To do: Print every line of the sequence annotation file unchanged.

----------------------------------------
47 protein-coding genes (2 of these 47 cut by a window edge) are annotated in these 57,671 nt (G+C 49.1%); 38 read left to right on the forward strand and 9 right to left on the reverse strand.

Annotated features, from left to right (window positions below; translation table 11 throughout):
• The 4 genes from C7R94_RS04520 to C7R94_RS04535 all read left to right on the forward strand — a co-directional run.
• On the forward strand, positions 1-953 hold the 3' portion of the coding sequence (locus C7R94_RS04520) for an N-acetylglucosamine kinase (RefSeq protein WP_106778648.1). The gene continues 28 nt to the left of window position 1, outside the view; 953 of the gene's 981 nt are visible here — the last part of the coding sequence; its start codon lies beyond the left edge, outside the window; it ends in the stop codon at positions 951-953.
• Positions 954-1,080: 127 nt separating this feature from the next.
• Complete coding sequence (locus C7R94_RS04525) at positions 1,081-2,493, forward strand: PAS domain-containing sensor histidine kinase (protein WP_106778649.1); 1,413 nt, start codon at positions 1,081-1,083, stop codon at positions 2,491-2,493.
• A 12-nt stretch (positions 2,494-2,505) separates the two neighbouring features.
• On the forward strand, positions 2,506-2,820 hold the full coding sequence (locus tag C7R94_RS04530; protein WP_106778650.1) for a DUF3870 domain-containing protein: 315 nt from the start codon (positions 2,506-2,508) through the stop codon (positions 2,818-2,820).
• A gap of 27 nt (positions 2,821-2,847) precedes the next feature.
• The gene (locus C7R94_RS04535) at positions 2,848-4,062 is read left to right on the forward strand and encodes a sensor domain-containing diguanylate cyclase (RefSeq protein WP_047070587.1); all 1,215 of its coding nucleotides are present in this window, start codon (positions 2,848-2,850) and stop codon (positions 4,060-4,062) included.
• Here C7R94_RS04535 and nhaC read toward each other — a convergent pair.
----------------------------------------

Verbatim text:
47 protein-coding genes (2 of these 47 cut by a window edge) are annotated in these 57,671 nt (G+C 49.1%); 38 read left to right on the forward strand and 9 right to left on the reverse strand.

Annotated features, from left to right (window positions below; translation table 11 throughout):
• The 4 genes from C7R94_RS04520 to C7R94_RS04535 all read left to right on the forward strand — a co-directional run.
• On the forward strand, positions 1-953 hold the 3' portion of the coding sequence (locus C7R94_RS04520) for an N-acetylglucosamine kinase (RefSeq protein WP_106778648.1). The gene continues 28 nt to the left of window position 1, outside the view; 953 of the gene's 981 nt are visible here — the last part of the coding sequence; its start codon lies beyond the left edge, outside the window; it ends in the stop codon at positions 951-953.
• Positions 954-1,080: 127 nt separating this feature from the next.
• Complete coding sequence (locus C7R94_RS04525) at positions 1,081-2,493, forward strand: PAS domain-containing sensor histidine kinase (protein WP_106778649.1); 1,413 nt, start codon at positions 1,081-1,083, stop codon at positions 2,491-2,493.
• A 12-nt stretch (positions 2,494-2,505) separates the two neighbouring features.
• On the forward strand, positions 2,506-2,820 hold the full coding sequence (locus tag C7R94_RS04530; protein WP_106778650.1) for a DUF3870 domain-containing protein: 315 nt from the start codon (positions 2,506-2,508) through the stop codon (positions 2,818-2,820).
• A gap of 27 nt (positions 2,821-2,847) precedes the next feature.
• The gene (locus C7R94_RS04535) at positions 2,848-4,062 is read left to right on the forward strand and encodes a sensor domain-containing diguanylate cyclase (RefSeq protein WP_047070587.1); all 1,215 of its coding nucleotides are present in this window, start codon (positions 2,848-2,850) and stop codon (positions 4,060-4,062) included.
• Here C7R94_RS04535 and nhaC read toward each other — a convergent pair.